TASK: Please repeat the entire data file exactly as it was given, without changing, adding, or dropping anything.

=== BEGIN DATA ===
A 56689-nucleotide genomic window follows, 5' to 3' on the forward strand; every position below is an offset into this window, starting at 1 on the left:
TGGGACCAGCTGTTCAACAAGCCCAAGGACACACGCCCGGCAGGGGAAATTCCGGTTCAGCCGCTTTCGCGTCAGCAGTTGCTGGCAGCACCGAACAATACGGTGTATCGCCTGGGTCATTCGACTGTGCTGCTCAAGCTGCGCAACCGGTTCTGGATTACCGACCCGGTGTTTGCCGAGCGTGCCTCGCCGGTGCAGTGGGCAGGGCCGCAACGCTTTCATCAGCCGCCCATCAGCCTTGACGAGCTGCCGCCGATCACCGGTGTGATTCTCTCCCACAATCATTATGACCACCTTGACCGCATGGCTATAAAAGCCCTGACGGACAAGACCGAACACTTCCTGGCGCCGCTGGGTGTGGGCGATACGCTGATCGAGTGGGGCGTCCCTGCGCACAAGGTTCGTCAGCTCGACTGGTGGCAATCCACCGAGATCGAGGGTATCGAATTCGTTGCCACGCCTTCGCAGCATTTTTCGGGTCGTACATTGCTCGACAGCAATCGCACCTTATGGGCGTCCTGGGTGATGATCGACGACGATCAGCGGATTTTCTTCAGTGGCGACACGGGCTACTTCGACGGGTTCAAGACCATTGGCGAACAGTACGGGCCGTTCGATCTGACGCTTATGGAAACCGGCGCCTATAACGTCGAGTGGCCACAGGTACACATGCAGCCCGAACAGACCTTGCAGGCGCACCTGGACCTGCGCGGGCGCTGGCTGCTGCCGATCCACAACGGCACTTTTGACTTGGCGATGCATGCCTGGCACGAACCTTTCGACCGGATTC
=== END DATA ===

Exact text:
A 56689-nucleotide genomic window follows, 5' to 3' on the forward strand; every position below is an offset into this window, starting at 1 on the left:
TGGGACCAGCTGTTCAACAAGCCCAAGGACACACGCCCGGCAGGGGAAATTCCGGTTCAGCCGCTTTCGCGTCAGCAGTTGCTGGCAGCACCGAACAATACGGTGTATCGCCTGGGTCATTCGACTGTGCTGCTCAAGCTGCGCAACCGGTTCTGGATTACCGACCCGGTGTTTGCCGAGCGTGCCTCGCCGGTGCAGTGGGCAGGGCCGCAACGCTTTCATCAGCCGCCCATCAGCCTTGACGAGCTGCCGCCGATCACCGGTGTGATTCTCTCCCACAATCATTATGACCACCTTGACCGCATGGCTATAAAAGCCCTGACGGACAAGACCGAACACTTCCTGGCGCCGCTGGGTGTGGGCGATACGCTGATCGAGTGGGGCGTCCCTGCGCACAAGGTTCGTCAGCTCGACTGGTGGCAATCCACCGAGATCGAGGGTATCGAATTCGTTGCCACGCCTTCGCAGCATTTTTCGGGTCGTACATTGCTCGACAGCAATCGCACCTTATGGGCGTCCTGGGTGATGATCGACGACGATCAGCGGATTTTCTTCAGTGGCGACACGGGCTACTTCGACGGGTTCAAGACCATTGGCGAACAGTACGGGCCGTTCGATCTGACGCTTATGGAAACCGGCGCCTATAACGTCGAGTGGCCACAGGTACACATGCAGCCCGAACAGACCTTGCAGGCGCACCTGGACCTGCGCGGGCGCTGGCTGCTGCCGATCCACAACGGCACTTTTGACTTGGCGATGCATGCCTGGCACGAACCTTTCGACCGGATTC